If you are the parent of a teen athlete, you know firsthand that an injury was not in their plans. However, the unexpected happened, and now here you are. Fortunately, aside from following a regimen prescribed by a sports medicine healthcare professional, there are other things you can do to help your son or daughter get back in the game.
1. Eat Healthily
Do your part to ensure your child follows a healthy diet. A diet low in nutritional value can cause inflammation. Inflammation during the recovery period can lead to increased pain, and it can also create flexibility issues, which may make it more challenging for your athlete to participate in their therapy regimen.
2. Stay Hydrated
Next to a healthy diet, it is also important to remain hydrated. Good hydration improves mobility and aids in the muscle repair process, which are both essential for their recovery. Second, if your child has been prescribed pain medicine, staying hydrated will ensure these powerful medications flow through their system.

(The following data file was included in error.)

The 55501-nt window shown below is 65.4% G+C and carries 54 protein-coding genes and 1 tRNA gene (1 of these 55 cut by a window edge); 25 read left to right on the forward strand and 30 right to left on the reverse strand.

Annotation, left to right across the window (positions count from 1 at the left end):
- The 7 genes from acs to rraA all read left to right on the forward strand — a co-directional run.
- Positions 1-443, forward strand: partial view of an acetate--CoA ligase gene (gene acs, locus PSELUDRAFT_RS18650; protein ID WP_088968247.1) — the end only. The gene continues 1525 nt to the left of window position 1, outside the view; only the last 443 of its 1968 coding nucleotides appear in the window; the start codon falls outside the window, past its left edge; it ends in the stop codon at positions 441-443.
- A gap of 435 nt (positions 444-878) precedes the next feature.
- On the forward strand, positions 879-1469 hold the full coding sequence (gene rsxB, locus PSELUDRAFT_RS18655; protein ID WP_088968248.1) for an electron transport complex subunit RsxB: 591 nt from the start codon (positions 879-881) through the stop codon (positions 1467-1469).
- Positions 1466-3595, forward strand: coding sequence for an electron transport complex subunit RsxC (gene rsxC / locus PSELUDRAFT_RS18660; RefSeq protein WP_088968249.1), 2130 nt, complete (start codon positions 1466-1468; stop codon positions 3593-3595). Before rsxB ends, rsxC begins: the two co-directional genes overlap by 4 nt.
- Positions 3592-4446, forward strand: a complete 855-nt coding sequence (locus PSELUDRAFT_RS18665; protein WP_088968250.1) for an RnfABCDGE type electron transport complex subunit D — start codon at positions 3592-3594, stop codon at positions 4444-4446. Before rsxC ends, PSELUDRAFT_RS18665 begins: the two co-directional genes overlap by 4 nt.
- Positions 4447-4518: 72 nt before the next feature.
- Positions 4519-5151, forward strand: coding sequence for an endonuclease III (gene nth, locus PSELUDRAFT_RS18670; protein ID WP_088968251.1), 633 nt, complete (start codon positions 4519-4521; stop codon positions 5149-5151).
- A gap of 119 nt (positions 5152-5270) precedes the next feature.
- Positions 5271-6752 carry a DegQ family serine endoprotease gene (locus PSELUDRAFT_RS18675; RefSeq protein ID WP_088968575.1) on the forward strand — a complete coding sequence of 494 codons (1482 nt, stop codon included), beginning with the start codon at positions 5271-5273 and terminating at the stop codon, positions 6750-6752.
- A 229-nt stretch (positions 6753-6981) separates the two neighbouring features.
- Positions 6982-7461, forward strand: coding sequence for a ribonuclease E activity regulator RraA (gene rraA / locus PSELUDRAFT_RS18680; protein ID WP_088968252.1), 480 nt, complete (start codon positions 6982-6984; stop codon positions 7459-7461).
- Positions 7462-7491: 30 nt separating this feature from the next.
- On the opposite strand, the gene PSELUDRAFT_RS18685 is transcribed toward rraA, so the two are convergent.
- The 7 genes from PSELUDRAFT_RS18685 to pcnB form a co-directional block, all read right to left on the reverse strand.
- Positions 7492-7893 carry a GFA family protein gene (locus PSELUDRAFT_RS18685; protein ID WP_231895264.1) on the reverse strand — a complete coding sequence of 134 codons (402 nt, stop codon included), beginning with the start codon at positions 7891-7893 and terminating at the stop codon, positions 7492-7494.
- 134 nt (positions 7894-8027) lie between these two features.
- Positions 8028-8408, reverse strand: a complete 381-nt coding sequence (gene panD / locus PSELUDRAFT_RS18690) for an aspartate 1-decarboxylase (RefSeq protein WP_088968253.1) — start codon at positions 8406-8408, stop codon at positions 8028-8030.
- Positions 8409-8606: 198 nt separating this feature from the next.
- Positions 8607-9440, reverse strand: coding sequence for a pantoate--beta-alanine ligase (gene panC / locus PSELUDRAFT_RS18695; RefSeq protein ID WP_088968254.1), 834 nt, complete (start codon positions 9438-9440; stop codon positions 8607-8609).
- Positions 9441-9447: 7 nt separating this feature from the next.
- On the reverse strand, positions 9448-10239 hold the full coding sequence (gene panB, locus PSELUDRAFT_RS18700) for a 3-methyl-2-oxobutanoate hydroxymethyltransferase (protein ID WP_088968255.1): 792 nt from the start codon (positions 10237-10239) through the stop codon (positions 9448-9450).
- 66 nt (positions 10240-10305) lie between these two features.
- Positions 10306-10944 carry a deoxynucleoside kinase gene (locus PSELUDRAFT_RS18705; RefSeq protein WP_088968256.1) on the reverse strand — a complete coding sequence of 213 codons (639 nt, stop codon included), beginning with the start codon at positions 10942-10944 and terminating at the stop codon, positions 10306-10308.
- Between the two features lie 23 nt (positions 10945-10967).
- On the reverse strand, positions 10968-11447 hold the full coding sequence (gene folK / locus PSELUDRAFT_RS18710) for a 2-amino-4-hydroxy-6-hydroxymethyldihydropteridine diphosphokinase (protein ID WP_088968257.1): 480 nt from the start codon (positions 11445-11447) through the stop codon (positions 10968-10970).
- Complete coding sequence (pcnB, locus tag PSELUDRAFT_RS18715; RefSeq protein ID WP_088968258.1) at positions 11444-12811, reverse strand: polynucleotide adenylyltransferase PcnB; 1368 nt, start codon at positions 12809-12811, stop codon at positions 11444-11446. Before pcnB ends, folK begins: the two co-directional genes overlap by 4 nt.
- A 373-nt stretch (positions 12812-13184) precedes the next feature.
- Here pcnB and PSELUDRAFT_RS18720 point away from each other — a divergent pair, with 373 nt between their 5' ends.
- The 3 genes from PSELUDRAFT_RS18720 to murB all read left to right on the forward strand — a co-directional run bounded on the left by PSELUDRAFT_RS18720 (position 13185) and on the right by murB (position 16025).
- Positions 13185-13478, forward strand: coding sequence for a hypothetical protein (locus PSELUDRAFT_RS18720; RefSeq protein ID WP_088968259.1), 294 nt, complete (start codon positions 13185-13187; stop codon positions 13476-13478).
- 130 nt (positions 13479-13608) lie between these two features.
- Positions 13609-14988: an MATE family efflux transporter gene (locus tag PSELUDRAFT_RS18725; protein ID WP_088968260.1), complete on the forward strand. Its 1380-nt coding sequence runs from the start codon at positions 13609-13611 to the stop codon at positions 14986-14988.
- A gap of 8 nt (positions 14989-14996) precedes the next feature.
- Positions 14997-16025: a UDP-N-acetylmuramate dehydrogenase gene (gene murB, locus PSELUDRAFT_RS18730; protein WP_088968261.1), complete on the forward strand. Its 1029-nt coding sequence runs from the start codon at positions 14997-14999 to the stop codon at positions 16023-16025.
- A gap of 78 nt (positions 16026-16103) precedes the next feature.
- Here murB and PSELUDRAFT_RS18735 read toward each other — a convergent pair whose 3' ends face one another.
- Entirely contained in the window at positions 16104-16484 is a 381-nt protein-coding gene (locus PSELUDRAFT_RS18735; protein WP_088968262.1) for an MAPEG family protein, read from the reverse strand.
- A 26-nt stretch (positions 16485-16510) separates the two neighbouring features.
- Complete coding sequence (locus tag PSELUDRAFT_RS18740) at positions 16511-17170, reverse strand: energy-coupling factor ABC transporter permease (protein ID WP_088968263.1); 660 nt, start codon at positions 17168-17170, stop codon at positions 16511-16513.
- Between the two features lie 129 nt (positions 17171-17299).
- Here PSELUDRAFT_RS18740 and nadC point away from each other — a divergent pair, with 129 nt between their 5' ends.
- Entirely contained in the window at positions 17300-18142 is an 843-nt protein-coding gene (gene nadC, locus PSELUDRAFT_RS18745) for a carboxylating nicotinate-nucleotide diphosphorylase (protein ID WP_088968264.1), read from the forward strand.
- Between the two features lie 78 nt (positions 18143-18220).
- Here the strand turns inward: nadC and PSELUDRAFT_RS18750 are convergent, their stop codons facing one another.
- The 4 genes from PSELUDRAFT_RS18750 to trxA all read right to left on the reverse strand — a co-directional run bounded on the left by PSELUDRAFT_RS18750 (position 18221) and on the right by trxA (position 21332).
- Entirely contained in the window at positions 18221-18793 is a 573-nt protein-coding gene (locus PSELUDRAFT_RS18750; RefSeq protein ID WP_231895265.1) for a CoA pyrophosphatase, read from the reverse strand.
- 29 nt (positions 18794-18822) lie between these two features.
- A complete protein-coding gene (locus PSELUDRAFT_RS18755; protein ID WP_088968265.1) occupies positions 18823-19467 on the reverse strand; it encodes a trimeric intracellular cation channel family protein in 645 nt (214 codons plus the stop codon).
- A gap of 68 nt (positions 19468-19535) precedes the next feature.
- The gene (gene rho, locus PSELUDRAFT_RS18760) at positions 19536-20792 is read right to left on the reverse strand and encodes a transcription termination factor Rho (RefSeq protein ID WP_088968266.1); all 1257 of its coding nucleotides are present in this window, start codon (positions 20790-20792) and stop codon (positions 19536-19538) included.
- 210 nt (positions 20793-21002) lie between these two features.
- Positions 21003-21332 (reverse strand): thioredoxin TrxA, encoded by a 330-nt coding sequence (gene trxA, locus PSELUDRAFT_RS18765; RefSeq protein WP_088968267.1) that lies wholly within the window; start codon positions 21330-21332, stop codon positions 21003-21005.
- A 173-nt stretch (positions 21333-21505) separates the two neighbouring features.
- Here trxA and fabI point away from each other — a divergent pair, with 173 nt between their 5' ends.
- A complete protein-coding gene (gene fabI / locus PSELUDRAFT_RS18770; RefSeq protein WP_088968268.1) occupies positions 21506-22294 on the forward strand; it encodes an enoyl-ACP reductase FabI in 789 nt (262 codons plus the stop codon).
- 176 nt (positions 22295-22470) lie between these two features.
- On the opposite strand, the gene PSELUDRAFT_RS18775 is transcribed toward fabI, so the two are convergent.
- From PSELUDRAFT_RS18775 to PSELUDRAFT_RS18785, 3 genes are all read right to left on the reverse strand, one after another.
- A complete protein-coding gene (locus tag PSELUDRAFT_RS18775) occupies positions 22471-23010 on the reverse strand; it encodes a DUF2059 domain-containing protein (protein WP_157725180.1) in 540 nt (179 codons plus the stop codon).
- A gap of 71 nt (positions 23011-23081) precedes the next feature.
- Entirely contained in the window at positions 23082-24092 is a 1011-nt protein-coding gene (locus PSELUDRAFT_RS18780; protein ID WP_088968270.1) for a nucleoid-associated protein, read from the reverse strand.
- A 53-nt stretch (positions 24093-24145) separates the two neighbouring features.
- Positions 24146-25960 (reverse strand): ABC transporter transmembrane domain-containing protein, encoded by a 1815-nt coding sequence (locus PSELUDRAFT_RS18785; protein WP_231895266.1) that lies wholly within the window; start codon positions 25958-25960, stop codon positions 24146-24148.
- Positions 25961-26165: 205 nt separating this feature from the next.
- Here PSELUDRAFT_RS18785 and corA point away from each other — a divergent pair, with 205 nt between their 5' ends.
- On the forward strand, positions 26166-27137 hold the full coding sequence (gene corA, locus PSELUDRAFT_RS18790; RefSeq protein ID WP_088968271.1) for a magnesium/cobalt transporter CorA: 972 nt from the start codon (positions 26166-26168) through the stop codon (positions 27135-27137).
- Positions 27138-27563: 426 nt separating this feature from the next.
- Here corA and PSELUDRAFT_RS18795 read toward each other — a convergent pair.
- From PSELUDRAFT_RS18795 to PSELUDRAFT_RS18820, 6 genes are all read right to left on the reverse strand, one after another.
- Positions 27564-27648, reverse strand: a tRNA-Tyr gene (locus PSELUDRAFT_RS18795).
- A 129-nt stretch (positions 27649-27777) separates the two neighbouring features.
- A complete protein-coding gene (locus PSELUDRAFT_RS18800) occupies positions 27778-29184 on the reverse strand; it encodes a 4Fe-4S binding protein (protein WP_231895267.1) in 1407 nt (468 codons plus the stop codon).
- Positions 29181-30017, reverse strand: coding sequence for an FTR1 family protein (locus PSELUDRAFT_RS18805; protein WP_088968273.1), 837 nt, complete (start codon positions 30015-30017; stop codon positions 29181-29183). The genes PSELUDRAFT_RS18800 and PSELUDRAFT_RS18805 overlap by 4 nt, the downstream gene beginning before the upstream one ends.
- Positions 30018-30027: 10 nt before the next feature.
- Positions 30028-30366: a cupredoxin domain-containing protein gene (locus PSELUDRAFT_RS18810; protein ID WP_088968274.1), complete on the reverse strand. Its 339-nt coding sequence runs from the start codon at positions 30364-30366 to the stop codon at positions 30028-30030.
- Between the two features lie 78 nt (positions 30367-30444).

3. Workout at Home
If your child's injury is not severe, their sports medicine recovery plan may include physical therapy. If this is the prescribed plan, the healthcare provider will likely send you all home with a set of exercises to do on your own time. Make certain you encourage your child to follow through on these exercises. Following these exercises at home will help speed up the process.
4. Practice Good Mental Health
When it comes to a tough situation, it is always good to remember that it is mind over matter. If your child can set their mind on success, they will be able to make it through this trying and unplanned situation. Whether it is speaking statements of affirmation with your child or encouraging them to surround themselves with positivity, keeping their mind healthy can help with their physical health.
5. Aim for Slow Progression
Make sure you talk with your injured teen about slow progression. Even after your child is cleared to return by their sports medicine professional, your son or daughter should not expect to return at 100%. Instead, it is best to begin with a slow progression. For example, maybe your child can start by only participating in practice 2 times a week, slowly increasing their participation, and then eventually playing in the game.
As always, make sure you speak with the healthcare professional aiding you in your child's recovery to ensure they are on the right track based on their needs and injuries.
To learn more, contact a sports medicine physician.